School board poised to sell Jefferson High SchoolAn offer accepted at Monday night’s District 206 School Board meeting may have some people smiling.
By: Jo Colvin, Alexandria Echo Press
An offer accepted at Monday night’s District 206 School Board meeting may have some people smiling.
Jefferson High School is in the process of being sold.
After a closed session to discuss the merits of two offers, the board unanimously approved a purchase agreement for the JHS property from Brent and Sally Smith of Alexandria.
“I’m pleased to say that their offer is for $2 million and $100,000 in earnest money,” said Board Chair Dean Anderson.
The sale of JHS is the most recent hurdle the board is clearing in the process of putting a referendum before voters in the fall to build a new high school in Alexandria.
The board had discussed the sale with three adjacent property owners – Alexandria Technical and Community College (ATCC), Douglas County Hospital and Knute Nelson.
ATCC had expressed an intention to make an offer, but an agreement couldn’t be reached in such a short period of time. The looming fall referendum date also prevented the hospital from finalizing the purchase of the property at this time.
The board had to seek out other possible buyers with the help of a local realtor. This resulted in two offers – one from an LLC and one from the Smiths, long-time Alexandria residents and both graduates of JHS.
During the closed session, the board opted to accept the Smiths’ offer, as they expressed a desire to keep the property available for a future sale to the hospital or ATCC, while at the same time reducing the cost of a proposed new high school to taxpayers.
“Sally and I have long felt there was a powerful link between building a new high school and the unshackling of our landlocked college and hospital,” said Brent Smith. “When it looked like the timing wasn’t right we became concerned. We did what we did to help ensure that this synergistic advantage wasn’t lost. We hope that given three years’ time to be able to plan and organize, that those entities will end up with the property. That could really be a powerful thing for our community.”
The board is pleased with the amount offered by the Smiths, as the land on which the high school sits is valued at $1.8 million. According to Anderson, none of the potential buyers were interested in the building.
“It is quite clear to us having three, or essentially five, individuals express the position that the building is probably a liability, that it is of no value at all,” he said.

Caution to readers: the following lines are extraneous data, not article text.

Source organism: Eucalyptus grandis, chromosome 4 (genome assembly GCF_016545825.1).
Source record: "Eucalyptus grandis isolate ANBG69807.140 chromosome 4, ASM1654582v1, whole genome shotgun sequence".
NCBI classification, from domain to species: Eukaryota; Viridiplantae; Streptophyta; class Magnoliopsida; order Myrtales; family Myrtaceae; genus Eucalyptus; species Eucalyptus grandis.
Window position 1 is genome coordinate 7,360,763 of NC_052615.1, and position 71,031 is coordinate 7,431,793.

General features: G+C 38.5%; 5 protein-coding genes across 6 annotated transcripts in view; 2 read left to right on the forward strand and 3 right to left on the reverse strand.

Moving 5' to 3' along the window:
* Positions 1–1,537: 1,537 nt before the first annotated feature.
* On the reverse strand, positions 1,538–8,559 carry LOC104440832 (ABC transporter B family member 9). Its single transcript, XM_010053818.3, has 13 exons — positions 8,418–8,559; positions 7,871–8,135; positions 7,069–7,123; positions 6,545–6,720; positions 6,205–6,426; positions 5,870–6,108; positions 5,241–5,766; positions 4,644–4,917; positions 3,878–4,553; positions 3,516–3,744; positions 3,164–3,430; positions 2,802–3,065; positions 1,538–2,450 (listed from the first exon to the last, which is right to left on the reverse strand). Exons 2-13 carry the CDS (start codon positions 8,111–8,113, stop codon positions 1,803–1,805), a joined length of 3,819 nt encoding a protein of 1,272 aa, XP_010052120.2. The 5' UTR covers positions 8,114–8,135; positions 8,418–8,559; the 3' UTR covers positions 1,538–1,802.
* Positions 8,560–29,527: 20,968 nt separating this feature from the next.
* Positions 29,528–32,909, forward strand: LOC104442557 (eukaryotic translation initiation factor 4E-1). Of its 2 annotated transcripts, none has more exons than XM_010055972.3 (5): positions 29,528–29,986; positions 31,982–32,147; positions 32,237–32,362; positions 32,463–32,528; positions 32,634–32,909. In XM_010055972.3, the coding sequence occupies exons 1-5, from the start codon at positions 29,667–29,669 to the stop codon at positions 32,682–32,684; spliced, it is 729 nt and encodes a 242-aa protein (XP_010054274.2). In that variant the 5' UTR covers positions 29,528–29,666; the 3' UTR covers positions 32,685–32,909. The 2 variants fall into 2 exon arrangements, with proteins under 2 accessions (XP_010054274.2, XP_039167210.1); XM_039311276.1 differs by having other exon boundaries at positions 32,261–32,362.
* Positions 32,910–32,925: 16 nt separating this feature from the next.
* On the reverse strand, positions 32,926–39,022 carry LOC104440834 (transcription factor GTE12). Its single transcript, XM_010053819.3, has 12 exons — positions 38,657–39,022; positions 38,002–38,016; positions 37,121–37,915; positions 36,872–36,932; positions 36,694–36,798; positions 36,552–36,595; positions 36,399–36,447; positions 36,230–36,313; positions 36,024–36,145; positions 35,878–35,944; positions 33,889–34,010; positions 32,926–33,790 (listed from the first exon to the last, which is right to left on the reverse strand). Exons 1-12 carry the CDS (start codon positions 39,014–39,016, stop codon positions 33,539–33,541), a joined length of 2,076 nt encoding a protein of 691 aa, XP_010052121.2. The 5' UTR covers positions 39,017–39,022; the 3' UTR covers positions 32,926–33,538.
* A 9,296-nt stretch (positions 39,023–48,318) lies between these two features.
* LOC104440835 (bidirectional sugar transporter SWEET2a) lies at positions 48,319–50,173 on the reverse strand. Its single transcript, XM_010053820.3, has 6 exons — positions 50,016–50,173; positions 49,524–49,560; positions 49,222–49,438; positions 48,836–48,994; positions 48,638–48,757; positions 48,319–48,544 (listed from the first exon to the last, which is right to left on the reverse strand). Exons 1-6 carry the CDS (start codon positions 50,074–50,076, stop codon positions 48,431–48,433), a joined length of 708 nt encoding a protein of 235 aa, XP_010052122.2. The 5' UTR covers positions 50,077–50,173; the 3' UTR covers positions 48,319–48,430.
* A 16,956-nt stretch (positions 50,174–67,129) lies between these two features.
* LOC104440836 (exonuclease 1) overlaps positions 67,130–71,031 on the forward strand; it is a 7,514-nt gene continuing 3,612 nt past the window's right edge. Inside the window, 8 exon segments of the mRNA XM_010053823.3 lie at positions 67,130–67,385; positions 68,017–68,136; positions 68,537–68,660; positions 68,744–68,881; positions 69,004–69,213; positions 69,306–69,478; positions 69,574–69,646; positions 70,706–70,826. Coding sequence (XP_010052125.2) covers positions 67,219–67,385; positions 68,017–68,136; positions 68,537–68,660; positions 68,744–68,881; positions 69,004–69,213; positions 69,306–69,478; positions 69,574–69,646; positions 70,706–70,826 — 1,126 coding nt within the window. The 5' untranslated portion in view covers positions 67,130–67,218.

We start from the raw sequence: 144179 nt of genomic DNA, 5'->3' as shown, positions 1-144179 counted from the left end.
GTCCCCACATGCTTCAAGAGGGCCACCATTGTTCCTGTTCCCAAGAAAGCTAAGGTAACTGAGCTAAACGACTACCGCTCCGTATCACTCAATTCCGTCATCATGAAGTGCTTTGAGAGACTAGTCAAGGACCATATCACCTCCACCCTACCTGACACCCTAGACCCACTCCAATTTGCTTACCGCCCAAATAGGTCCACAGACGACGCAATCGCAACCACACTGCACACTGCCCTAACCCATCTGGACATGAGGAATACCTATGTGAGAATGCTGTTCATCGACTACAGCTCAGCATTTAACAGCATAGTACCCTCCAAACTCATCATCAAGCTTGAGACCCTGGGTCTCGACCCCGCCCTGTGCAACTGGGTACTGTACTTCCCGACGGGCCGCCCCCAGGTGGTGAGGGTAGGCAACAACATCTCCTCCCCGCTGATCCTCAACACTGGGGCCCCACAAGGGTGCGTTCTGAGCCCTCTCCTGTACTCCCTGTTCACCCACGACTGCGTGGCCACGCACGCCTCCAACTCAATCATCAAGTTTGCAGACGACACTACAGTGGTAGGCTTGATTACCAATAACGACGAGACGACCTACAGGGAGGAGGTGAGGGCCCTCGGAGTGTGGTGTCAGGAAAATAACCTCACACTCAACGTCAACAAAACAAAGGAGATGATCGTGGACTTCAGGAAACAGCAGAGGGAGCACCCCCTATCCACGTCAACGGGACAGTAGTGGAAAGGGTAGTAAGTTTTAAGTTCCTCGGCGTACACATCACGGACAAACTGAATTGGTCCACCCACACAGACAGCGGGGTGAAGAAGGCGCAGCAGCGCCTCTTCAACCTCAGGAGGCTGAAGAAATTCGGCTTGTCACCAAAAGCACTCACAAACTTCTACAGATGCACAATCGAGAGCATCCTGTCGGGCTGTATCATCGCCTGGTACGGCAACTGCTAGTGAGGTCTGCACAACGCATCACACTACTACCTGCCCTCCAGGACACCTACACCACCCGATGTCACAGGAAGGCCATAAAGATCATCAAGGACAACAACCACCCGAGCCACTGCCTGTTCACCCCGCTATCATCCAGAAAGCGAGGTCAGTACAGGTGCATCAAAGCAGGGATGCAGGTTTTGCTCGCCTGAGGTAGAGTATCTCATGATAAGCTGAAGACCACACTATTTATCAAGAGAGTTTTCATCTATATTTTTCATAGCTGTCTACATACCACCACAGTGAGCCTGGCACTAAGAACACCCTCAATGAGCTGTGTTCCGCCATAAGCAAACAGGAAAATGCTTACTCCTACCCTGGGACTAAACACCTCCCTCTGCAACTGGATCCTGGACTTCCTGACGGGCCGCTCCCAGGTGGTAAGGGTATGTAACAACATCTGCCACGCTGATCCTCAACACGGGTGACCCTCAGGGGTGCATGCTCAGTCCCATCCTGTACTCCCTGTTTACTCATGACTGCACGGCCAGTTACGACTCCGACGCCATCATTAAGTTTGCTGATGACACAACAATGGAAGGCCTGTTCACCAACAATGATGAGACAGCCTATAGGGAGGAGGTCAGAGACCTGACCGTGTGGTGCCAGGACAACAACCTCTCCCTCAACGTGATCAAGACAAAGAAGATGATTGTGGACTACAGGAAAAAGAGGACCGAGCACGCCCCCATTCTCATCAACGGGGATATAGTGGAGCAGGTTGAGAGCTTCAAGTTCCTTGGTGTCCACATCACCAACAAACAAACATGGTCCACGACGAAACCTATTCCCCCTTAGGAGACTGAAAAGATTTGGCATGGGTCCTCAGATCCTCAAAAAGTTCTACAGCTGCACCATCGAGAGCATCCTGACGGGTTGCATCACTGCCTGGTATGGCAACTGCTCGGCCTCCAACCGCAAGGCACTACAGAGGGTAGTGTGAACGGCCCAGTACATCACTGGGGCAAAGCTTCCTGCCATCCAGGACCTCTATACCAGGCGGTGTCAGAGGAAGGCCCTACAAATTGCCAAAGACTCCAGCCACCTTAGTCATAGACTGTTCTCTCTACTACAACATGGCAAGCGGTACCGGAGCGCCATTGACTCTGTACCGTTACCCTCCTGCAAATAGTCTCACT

The Smiths’ offer to purchase the property is contingent upon voters passing the referendum this fall.
“If the referendum does not pass, this all goes away,” Anderson said.
According to a press release from the school district, “conveyance of the Jefferson property is contingent upon the successful passage of the Phase II bond referendum and the construction schedule, as the school will remain in use until a new high school is completed.”
On behalf of the school board, Anderson expressed his gratitude to the Smiths for their purchase agreement.
“I want to personally say thank you, thank you, thank you,” he concluded. “This is a tremendously generous offer. It’s quite remarkable and we are fortunate to have you be able to help out for the public good.
“I’ll smile through the rest of the meeting now.”
THE REST OF THE MEETING
• The preliminary 2011-2012 school budget was approved, with many “unknowns” due to the uncertainty of the Legislature. The board also approved borrowing a maximum of $5.9 million until payment from the state is received (see related story in this issue).
• Jim Weiler from RA Morton gave an update on the progress of the energy improvement projects at Lincoln Elementary School and Discovery Middle School. Both are progressing on schedule.
• Bids were approved for carpet replacement at Voyager Elementary School – $90,853 from Cullen’s Home Center; and for carpet and stair tread replacement at Discovery Middle School – $121,222 from Commercial Flooring Services.
• First reading of policies was approved, including 11 revisions on current policies and two new policies. The revisions consist of language changes and new definitions for key terminology. In the “Tobacco-free environment policy,” an addition was made to ban e-cigarettes and not solicit business from companies that directly manufacture or are identified with tobacco products. In the “Student Attendance Policy,” the definition of excused absences was expanded for those students whose parents are deployed.
• Price for student meals will increase by 10 cents. The new prices are $2.10 for grades kindergarten to 6; $2.35 for grades 7 to 9; $2.50 for grades 10 to 12; and $3.50 for adult lunch. Prices have not been raised for three years.
• Recognition and thanks were given to Carol Gaffaney, who is retiring from her position as administrative assistant to the superintendent for School District 206. This was her last board meeting.